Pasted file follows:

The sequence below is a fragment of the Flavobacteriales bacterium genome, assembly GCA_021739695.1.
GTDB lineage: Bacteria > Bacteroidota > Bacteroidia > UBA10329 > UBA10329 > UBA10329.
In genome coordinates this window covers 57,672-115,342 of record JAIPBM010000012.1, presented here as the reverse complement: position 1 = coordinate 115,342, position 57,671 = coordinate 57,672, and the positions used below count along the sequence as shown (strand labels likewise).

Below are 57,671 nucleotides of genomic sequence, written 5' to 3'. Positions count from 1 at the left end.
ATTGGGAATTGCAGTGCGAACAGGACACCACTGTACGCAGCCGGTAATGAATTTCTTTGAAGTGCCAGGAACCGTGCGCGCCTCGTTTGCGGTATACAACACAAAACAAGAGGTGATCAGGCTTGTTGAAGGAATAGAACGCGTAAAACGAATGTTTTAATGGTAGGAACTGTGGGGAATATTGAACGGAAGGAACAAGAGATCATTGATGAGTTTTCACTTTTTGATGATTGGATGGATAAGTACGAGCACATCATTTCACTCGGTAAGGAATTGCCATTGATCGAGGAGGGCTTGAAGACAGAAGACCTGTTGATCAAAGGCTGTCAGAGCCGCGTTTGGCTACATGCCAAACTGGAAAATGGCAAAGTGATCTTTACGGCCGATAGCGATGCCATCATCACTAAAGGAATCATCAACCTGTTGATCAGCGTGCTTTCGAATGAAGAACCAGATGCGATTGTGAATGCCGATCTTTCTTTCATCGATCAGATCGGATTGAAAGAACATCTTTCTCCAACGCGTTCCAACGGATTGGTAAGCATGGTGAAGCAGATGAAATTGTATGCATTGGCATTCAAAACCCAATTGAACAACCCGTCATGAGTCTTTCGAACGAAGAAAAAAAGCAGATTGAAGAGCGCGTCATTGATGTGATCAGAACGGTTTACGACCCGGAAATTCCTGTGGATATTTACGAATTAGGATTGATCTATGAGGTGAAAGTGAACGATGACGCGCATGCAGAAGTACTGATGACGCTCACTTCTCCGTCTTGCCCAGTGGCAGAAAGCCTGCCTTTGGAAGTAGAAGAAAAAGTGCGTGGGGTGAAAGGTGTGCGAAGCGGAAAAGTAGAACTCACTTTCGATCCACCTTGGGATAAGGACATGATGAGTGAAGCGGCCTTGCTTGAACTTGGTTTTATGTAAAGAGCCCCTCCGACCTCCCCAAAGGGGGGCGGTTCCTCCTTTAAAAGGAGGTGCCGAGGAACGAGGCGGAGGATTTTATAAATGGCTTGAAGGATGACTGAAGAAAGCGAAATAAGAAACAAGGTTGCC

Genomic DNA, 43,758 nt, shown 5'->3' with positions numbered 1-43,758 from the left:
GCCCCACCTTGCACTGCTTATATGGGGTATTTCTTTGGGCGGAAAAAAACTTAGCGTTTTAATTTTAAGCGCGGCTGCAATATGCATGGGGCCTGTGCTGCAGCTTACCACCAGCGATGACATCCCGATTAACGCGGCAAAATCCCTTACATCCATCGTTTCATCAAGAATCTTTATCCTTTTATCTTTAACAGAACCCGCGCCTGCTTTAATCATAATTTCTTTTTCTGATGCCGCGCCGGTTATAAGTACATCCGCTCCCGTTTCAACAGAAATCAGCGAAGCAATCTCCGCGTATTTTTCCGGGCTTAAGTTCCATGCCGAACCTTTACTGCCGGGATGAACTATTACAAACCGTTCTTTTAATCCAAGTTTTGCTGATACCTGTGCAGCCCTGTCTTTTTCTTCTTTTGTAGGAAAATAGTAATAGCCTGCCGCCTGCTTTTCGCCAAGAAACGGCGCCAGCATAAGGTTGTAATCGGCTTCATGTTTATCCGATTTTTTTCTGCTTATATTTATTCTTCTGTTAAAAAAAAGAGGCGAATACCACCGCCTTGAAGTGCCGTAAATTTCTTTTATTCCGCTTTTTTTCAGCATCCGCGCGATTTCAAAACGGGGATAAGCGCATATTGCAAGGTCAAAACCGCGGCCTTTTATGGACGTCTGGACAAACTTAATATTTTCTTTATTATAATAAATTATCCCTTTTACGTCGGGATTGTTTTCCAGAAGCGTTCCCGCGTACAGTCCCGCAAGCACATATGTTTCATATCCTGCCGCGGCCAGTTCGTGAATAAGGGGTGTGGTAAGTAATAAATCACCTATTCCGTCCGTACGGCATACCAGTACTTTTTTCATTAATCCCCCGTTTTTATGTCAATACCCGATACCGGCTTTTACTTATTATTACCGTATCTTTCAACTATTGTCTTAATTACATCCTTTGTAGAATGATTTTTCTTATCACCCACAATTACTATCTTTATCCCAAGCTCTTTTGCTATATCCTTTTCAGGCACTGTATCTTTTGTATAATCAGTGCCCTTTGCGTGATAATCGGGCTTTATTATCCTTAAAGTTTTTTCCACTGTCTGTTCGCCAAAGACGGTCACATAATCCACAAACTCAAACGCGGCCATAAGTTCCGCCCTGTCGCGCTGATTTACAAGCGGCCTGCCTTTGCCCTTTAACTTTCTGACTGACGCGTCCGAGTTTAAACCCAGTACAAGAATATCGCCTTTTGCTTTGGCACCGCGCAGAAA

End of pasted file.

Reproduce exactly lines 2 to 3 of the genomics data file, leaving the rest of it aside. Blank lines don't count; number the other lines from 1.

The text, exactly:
GTDB lineage: Bacteria > Bacteroidota > Bacteroidia > UBA10329 > UBA10329 > UBA10329.
In genome coordinates this window covers 57,672-115,342 of record JAIPBM010000012.1, presented here as the reverse complement: position 1 = coordinate 115,342, position 57,671 = coordinate 57,672, and the positions used below count along the sequence as shown (strand labels likewise).